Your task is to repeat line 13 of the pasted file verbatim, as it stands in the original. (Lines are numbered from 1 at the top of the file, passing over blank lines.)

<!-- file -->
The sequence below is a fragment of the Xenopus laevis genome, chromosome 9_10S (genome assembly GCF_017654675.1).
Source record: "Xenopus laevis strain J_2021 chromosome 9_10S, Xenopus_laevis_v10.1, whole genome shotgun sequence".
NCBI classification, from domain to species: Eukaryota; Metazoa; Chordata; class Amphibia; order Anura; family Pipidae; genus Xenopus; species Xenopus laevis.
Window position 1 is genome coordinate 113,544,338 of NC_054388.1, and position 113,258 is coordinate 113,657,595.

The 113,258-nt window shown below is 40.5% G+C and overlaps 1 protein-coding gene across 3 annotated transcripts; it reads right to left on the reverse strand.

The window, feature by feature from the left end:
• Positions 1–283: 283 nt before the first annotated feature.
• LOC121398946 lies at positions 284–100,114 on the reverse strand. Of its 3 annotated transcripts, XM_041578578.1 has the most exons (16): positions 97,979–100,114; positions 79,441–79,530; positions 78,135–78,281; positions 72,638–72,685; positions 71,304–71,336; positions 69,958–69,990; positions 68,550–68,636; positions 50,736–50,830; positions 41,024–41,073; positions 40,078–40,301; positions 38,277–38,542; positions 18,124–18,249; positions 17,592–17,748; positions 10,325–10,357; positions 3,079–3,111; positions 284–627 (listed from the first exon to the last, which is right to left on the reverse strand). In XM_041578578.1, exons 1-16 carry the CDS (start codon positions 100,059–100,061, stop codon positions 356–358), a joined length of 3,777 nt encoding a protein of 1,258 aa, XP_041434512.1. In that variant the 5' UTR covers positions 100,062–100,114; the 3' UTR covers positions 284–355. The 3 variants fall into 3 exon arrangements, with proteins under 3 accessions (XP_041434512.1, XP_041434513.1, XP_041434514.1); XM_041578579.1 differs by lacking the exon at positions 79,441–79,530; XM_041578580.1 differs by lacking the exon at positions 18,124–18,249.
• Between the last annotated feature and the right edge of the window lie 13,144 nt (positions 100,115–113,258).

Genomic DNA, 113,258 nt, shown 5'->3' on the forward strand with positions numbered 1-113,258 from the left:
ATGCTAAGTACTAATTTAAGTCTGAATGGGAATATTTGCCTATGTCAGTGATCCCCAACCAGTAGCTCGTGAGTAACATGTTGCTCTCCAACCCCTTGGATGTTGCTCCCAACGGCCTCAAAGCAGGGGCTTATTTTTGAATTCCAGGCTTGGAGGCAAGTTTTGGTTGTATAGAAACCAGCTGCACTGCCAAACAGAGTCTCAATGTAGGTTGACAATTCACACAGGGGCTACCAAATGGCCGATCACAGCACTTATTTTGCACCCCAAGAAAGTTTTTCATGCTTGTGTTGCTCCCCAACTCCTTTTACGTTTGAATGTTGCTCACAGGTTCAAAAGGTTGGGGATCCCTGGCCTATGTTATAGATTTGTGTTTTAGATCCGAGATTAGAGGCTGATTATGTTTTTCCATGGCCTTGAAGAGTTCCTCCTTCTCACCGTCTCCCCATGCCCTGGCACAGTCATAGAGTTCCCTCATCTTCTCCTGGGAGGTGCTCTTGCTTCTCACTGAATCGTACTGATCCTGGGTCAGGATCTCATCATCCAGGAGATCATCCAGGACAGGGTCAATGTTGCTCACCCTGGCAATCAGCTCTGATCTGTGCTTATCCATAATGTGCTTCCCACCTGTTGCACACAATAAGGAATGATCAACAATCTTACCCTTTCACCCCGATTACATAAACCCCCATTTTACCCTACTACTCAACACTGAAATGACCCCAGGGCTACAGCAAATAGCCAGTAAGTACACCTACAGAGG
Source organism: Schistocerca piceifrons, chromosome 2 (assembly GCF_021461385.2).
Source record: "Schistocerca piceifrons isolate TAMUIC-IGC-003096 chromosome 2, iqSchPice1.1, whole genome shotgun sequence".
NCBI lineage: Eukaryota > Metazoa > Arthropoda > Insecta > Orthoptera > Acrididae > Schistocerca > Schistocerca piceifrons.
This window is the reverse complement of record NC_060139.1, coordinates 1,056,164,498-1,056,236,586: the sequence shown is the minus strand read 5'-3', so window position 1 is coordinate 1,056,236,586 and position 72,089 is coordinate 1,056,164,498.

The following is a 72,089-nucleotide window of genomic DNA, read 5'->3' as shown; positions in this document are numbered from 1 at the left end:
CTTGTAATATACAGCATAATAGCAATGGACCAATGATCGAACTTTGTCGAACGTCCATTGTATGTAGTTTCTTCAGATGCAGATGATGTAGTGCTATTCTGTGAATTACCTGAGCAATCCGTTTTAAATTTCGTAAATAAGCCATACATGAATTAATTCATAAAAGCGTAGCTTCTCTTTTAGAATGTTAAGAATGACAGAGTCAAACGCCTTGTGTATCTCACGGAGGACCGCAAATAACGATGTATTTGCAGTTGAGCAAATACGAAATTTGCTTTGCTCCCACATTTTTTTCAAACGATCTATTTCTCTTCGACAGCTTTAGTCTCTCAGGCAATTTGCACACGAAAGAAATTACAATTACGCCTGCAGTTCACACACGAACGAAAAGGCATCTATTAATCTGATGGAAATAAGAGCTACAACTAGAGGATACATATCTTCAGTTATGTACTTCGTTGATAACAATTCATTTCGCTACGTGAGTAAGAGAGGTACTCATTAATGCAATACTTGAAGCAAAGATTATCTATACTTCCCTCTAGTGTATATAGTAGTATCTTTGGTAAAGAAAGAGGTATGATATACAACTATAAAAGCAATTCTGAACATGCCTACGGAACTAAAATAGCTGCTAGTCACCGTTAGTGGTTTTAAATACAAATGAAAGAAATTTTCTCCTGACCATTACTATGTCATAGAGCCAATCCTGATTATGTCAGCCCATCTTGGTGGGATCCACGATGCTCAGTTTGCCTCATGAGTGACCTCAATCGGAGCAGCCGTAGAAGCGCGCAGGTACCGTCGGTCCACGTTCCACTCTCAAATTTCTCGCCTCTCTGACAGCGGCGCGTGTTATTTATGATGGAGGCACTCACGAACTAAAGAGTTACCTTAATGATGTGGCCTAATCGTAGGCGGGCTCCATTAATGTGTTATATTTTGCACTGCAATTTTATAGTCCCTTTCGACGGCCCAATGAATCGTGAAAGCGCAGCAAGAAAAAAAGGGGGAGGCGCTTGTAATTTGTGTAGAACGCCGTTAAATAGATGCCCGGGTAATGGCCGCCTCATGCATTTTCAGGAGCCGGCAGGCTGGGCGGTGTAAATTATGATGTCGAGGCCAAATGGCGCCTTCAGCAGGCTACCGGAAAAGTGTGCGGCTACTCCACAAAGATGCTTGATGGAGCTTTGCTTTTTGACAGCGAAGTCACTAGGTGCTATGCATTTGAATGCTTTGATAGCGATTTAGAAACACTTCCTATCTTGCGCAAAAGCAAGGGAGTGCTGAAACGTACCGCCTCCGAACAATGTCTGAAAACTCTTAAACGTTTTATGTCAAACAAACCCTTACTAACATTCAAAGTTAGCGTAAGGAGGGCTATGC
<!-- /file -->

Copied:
Source record: "Schistocerca piceifrons isolate TAMUIC-IGC-003096 chromosome 2, iqSchPice1.1, whole genome shotgun sequence".